Step by step guide to common hand-sewing stitches

July 28, 2015

Sewing is the means of joining and decorating pieces of fabric by drawing a threaded needle in and out of the fabric in a variety of ways. By practising and perfecting a few essential stitches, it's possible to create clothes and furnishings, and make repairs and alterations. Even if you use a sewing machine, hand stitching is essential to many sewing tasks.


Step by step guide to common hand-sewing stitches

Needle types

Needles are sized in numbers one to 28 (the higher the number, the thinner the needle) and are described according to their type of point.

  • For most jobs, "sharps" in sizes seven and eight are the best choice but have small eyes.
  • "Crewel" needles in these sizes have larger eyes and are easier to thread. Larger crewels have blunter points and are used for jobs such as wool work, darning and needlepoint.
  • Tapestry needles have blunt ends.
  • Short "betweens" are good for fine fabric.


Starting and finishing

  • For all hand stitching and quilting, the thread needs to be secured on the wrong (reverse) side of the fabric with a small knot at the thread end, or with a few stitches worked over each other on the wrong side.
  • Except for herringbone stitches, always work from right to left.
  • Finish off with a few stitches worked over each other, then cut the thread close to the fabric.

Types of stitches

Running stitch

Used for tacking, quilting and making gathers.

  1. Weave the point of the needle in and out of the fabric several times, then pull the whole needle through.
  2. Weave the needle so that both the stitches and the spaces between them are small and even for quilting and gathering, longer for tacking.


Used for seams and embroidery.

  1. Pull the thread through from the wrong to the right side.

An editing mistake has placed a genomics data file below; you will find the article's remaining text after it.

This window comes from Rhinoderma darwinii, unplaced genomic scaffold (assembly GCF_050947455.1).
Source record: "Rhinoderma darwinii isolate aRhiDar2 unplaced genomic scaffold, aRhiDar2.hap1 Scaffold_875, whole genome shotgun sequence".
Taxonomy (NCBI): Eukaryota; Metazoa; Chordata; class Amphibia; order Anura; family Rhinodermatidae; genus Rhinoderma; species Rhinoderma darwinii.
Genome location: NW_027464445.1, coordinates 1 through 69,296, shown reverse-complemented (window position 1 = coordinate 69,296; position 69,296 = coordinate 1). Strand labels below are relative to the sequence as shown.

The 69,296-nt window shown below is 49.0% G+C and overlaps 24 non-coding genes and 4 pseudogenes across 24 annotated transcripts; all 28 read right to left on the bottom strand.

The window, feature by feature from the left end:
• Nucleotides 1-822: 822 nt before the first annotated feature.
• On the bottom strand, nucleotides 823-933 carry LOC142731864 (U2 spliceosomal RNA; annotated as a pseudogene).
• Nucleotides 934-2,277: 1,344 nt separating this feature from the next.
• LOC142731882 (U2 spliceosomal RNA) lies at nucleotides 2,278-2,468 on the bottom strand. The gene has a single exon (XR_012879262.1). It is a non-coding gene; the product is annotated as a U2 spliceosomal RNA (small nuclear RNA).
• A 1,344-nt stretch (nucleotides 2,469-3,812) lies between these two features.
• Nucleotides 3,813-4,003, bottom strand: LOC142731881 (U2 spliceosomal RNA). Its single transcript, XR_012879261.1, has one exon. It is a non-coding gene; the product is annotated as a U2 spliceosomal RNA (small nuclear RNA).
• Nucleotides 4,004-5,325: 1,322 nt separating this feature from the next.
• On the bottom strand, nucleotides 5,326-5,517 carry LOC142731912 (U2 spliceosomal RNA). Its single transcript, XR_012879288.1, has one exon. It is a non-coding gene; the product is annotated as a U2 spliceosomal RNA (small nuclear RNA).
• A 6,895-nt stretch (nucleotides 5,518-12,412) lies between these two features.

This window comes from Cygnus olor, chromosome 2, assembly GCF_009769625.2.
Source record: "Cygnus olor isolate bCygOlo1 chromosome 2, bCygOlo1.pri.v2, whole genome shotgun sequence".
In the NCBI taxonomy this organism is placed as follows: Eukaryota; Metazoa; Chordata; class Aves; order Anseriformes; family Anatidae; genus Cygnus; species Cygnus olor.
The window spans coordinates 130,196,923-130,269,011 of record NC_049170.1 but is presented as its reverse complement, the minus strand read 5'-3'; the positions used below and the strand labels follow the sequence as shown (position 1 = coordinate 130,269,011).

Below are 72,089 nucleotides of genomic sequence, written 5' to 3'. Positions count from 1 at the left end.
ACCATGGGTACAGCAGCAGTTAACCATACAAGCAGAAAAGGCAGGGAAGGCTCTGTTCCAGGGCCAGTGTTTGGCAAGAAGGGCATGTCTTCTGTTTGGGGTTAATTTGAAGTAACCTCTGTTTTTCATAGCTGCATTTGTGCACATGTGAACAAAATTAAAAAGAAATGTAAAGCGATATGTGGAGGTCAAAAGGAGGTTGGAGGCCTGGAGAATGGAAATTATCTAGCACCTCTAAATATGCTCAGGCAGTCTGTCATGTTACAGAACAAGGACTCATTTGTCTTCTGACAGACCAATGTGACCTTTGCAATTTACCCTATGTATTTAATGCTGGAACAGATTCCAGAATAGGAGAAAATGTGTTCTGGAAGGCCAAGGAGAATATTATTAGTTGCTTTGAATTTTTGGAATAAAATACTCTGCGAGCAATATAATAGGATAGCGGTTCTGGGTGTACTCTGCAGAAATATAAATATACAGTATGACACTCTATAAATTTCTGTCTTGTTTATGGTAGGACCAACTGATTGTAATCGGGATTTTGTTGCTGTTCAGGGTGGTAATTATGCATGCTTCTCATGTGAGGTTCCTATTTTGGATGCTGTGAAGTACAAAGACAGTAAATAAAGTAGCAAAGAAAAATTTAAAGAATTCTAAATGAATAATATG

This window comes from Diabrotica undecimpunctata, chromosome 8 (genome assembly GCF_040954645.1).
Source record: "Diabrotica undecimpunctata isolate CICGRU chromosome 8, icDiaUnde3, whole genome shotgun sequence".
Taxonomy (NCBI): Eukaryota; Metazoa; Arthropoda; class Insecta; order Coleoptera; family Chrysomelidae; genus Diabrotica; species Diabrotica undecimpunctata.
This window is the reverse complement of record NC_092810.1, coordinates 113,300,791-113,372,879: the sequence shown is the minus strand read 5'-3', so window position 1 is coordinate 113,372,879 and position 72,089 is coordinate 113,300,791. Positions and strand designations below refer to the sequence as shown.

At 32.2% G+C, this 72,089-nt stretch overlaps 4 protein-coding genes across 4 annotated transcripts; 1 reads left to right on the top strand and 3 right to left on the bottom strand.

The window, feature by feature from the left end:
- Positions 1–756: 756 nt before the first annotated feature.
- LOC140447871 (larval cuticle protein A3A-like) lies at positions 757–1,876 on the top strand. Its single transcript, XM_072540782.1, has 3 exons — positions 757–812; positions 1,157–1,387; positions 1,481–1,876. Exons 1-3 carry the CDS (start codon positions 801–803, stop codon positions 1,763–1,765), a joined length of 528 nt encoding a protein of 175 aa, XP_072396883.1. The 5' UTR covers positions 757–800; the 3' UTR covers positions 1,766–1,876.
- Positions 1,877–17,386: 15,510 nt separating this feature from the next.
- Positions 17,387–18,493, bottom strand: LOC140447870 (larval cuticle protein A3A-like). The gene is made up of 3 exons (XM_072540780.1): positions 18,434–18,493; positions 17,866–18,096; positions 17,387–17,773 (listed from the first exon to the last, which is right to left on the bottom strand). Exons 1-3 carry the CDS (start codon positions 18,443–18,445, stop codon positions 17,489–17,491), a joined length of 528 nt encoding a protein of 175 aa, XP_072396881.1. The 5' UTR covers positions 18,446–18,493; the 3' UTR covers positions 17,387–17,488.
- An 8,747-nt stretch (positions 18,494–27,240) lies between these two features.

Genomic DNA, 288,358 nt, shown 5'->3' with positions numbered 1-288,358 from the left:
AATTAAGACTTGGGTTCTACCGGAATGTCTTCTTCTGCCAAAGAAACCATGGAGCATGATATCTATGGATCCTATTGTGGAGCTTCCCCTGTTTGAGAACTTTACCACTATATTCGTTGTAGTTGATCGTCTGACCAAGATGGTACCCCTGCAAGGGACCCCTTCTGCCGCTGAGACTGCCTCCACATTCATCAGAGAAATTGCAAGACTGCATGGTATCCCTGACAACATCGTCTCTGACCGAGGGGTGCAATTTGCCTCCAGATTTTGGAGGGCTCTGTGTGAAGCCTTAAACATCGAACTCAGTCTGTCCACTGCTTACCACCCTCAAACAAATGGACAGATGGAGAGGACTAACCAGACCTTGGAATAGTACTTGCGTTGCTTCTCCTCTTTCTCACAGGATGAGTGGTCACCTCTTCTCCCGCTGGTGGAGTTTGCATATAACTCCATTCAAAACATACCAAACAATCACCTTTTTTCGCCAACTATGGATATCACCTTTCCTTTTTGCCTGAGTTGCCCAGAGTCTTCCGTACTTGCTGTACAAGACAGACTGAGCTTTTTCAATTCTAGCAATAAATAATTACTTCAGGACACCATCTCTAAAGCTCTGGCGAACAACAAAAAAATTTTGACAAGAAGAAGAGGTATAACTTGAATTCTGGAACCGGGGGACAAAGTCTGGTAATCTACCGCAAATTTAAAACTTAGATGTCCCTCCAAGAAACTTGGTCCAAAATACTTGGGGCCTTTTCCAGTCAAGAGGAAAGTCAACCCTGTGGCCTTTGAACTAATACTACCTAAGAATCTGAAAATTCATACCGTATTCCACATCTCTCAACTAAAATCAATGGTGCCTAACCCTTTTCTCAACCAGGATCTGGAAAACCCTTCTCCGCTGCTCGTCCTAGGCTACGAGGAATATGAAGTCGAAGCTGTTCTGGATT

2. Insert the needle 1.5 to three millimetres (or half a stitch length) behind the point where the thread emerges.
  3. Bring it out again at the same distance in front of that point and repeat.


Firm and flat for hems.

  1. Working left to right, insert the needle diagonally across and above the hem edge and bring it through just to the left of that point.
  2. Take the needle back diagonally over the hem edge and insert it, bringing it up just to the left of that point.
  3. Repeat as necessary.

Hemstitch (vertical)

Used for a nearly invisible finish on hems.

  1. Start by bringing the needle through the hem edge.
  2. Directly opposite this point, catch a single thread of the fabric.
  3. Direct the needle diagonally to go through the hem edge six to 10 millimetres (1/4 to 3/8 inch) to the left.
  4. Continue along the hem in this way.

Blind hemstitch

  1. For an invisible finish, fold back the hem edge and secure the thread inside it.
  2. Take very small stitches six millimetres (1/4 inch) apart, catching a single thread of first the garment fabric, then the hem fabric.
  3. Continue to alternate stitches in this way.
  4. Be careful not to pull the stitches too tightly as you go or the material will become gathered.


For joining two folded edges or a folded edge to a flat surface.

  1. Fasten thread and bring the needle through the folded edge.
  2. Make a very small stitch into the flat surface, then take the needle back through the folded edge, bringing it out about six millimetres (1/4 inch) away.
  3. Continue to make stitches in this way so that most of the thread is hidden.

By learning a variety of stitches, you'll be able to alter and repair your clothing as needed. Make sure to practice on old fabrics first and then take your perfected stitch to your wardrobe favourites.

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